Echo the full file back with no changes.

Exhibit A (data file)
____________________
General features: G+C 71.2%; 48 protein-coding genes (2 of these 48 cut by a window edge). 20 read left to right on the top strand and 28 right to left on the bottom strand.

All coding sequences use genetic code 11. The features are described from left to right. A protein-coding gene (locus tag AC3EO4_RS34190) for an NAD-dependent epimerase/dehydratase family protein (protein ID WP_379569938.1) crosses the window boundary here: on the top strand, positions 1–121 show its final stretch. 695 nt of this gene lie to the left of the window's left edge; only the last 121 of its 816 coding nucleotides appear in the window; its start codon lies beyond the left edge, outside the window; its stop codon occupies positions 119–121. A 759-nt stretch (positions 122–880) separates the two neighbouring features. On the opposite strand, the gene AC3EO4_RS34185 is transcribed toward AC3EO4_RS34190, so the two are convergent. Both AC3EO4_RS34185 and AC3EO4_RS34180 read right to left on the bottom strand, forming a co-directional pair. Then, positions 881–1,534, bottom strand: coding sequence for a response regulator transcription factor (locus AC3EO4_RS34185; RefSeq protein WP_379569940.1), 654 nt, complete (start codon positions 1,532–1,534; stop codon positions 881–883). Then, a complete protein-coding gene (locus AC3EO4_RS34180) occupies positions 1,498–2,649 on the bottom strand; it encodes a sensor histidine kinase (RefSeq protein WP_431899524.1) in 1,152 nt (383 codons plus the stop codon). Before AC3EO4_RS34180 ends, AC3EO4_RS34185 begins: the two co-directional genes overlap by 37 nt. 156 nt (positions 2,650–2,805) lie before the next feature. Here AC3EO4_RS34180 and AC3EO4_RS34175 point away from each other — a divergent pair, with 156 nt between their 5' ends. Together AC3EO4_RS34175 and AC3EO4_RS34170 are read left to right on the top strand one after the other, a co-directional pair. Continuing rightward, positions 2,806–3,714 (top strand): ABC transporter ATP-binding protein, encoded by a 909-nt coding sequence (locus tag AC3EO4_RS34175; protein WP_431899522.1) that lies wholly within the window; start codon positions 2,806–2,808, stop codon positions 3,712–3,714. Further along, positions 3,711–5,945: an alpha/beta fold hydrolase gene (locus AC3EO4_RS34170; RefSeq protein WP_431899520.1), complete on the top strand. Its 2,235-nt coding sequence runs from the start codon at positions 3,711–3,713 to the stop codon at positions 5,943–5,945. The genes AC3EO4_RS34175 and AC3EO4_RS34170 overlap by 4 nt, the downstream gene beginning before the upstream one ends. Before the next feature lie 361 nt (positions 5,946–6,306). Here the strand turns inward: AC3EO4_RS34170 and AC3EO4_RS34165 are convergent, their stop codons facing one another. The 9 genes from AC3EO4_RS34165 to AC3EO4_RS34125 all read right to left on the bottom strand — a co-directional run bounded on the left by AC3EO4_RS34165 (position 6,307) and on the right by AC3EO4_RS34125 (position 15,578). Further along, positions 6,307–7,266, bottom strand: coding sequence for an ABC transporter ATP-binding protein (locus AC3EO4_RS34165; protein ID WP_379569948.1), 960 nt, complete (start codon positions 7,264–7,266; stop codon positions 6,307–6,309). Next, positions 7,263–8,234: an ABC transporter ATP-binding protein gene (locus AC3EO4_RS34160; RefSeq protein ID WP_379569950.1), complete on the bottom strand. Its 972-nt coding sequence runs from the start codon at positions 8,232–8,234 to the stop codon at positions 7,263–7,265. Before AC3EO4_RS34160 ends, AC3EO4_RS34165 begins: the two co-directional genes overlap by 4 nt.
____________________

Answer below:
General features: G+C 71.2%; 48 protein-coding genes (2 of these 48 cut by a window edge). 20 read left to right on the top strand and 28 right to left on the bottom strand.

All coding sequences use genetic code 11. The features are described from left to right. A protein-coding gene (locus tag AC3EO4_RS34190) for an NAD-dependent epimerase/dehydratase family protein (protein ID WP_379569938.1) crosses the window boundary here: on the top strand, positions 1–121 show its final stretch. 695 nt of this gene lie to the left of the window's left edge; only the last 121 of its 816 coding nucleotides appear in the window; its start codon lies beyond the left edge, outside the window; its stop codon occupies positions 119–121. A 759-nt stretch (positions 122–880) separates the two neighbouring features. On the opposite strand, the gene AC3EO4_RS34185 is transcribed toward AC3EO4_RS34190, so the two are convergent. Both AC3EO4_RS34185 and AC3EO4_RS34180 read right to left on the bottom strand, forming a co-directional pair. Then, positions 881–1,534, bottom strand: coding sequence for a response regulator transcription factor (locus AC3EO4_RS34185; RefSeq protein WP_379569940.1), 654 nt, complete (start codon positions 1,532–1,534; stop codon positions 881–883). Then, a complete protein-coding gene (locus AC3EO4_RS34180) occupies positions 1,498–2,649 on the bottom strand; it encodes a sensor histidine kinase (RefSeq protein WP_431899524.1) in 1,152 nt (383 codons plus the stop codon). Before AC3EO4_RS34180 ends, AC3EO4_RS34185 begins: the two co-directional genes overlap by 37 nt. 156 nt (positions 2,650–2,805) lie before the next feature. Here AC3EO4_RS34180 and AC3EO4_RS34175 point away from each other — a divergent pair, with 156 nt between their 5' ends. Together AC3EO4_RS34175 and AC3EO4_RS34170 are read left to right on the top strand one after the other, a co-directional pair. Continuing rightward, positions 2,806–3,714 (top strand): ABC transporter ATP-binding protein, encoded by a 909-nt coding sequence (locus tag AC3EO4_RS34175; protein WP_431899522.1) that lies wholly within the window; start codon positions 2,806–2,808, stop codon positions 3,712–3,714. Further along, positions 3,711–5,945: an alpha/beta fold hydrolase gene (locus AC3EO4_RS34170; RefSeq protein WP_431899520.1), complete on the top strand. Its 2,235-nt coding sequence runs from the start codon at positions 3,711–3,713 to the stop codon at positions 5,943–5,945. The genes AC3EO4_RS34175 and AC3EO4_RS34170 overlap by 4 nt, the downstream gene beginning before the upstream one ends. Before the next feature lie 361 nt (positions 5,946–6,306). Here the strand turns inward: AC3EO4_RS34170 and AC3EO4_RS34165 are convergent, their stop codons facing one another. The 9 genes from AC3EO4_RS34165 to AC3EO4_RS34125 all read right to left on the bottom strand — a co-directional run bounded on the left by AC3EO4_RS34165 (position 6,307) and on the right by AC3EO4_RS34125 (position 15,578). Further along, positions 6,307–7,266, bottom strand: coding sequence for an ABC transporter ATP-binding protein (locus AC3EO4_RS34165; protein ID WP_379569948.1), 960 nt, complete (start codon positions 7,264–7,266; stop codon positions 6,307–6,309). Next, positions 7,263–8,234: an ABC transporter ATP-binding protein gene (locus AC3EO4_RS34160; RefSeq protein ID WP_379569950.1), complete on the bottom strand. Its 972-nt coding sequence runs from the start codon at positions 8,232–8,234 to the stop codon at positions 7,263–7,265. Before AC3EO4_RS34160 ends, AC3EO4_RS34165 begins: the two co-directional genes overlap by 4 nt.